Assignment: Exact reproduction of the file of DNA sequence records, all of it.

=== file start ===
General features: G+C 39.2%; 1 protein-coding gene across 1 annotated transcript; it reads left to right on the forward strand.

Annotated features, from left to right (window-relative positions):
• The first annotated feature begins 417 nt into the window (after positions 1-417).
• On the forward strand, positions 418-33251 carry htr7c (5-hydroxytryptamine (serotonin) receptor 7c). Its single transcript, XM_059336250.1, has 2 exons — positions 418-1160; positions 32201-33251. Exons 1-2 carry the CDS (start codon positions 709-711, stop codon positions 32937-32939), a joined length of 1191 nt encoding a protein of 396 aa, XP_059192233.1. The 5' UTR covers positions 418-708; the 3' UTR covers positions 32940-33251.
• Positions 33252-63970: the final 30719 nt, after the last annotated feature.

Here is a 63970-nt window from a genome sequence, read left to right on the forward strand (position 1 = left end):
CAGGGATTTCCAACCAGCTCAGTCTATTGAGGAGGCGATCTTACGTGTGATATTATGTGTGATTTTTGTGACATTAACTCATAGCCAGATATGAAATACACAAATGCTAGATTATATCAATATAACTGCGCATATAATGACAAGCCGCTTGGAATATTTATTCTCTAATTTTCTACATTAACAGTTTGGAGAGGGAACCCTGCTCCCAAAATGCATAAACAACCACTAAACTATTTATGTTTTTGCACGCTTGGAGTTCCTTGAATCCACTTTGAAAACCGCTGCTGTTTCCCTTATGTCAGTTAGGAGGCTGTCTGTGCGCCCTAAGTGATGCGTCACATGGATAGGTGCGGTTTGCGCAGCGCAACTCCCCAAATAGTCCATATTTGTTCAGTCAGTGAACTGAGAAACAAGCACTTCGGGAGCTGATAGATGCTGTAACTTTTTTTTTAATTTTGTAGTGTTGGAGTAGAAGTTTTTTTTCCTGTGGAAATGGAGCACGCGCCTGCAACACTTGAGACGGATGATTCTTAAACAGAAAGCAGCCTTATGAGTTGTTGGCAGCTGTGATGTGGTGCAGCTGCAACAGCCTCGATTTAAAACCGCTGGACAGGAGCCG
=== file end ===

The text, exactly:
General features: G+C 39.2%; 1 protein-coding gene across 1 annotated transcript; it reads left to right on the forward strand.

Annotated features, from left to right (window-relative positions):
• The first annotated feature begins 417 nt into the window (after positions 1-417).
• On the forward strand, positions 418-33251 carry htr7c (5-hydroxytryptamine (serotonin) receptor 7c). Its single transcript, XM_059336250.1, has 2 exons — positions 418-1160; positions 32201-33251. Exons 1-2 carry the CDS (start codon positions 709-711, stop codon positions 32937-32939), a joined length of 1191 nt encoding a protein of 396 aa, XP_059192233.1. The 5' UTR covers positions 418-708; the 3' UTR covers positions 32940-33251.
• Positions 33252-63970: the final 30719 nt, after the last annotated feature.

Here is a 63970-nt window from a genome sequence, read left to right on the forward strand (position 1 = left end):
CAGGGATTTCCAACCAGCTCAGTCTATTGAGGAGGCGATCTTACGTGTGATATTATGTGTGATTTTTGTGACATTAACTCATAGCCAGATATGAAATACACAAATGCTAGATTATATCAATATAACTGCGCATATAATGACAAGCCGCTTGGAATATTTATTCTCTAATTTTCTACATTAACAGTTTGGAGAGGGAACCCTGCTCCCAAAATGCATAAACAACCACTAAACTATTTATGTTTTTGCACGCTTGGAGTTCCTTGAATCCACTTTGAAAACCGCTGCTGTTTCCCTTATGTCAGTTAGGAGGCTGTCTGTGCGCCCTAAGTGATGCGTCACATGGATAGGTGCGGTTTGCGCAGCGCAACTCCCCAAATAGTCCATATTTGTTCAGTCAGTGAACTGAGAAACAAGCACTTCGGGAGCTGATAGATGCTGTAACTTTTTTTTTAATTTTGTAGTGTTGGAGTAGAAGTTTTTTTTCCTGTGGAAATGGAGCACGCGCCTGCAACACTTGAGACGGATGATTCTTAAACAGAAAGCAGCCTTATGAGTTGTTGGCAGCTGTGATGTGGTGCAGCTGCAACAGCCTCGATTTAAAACCGCTGGACAGGAGCCG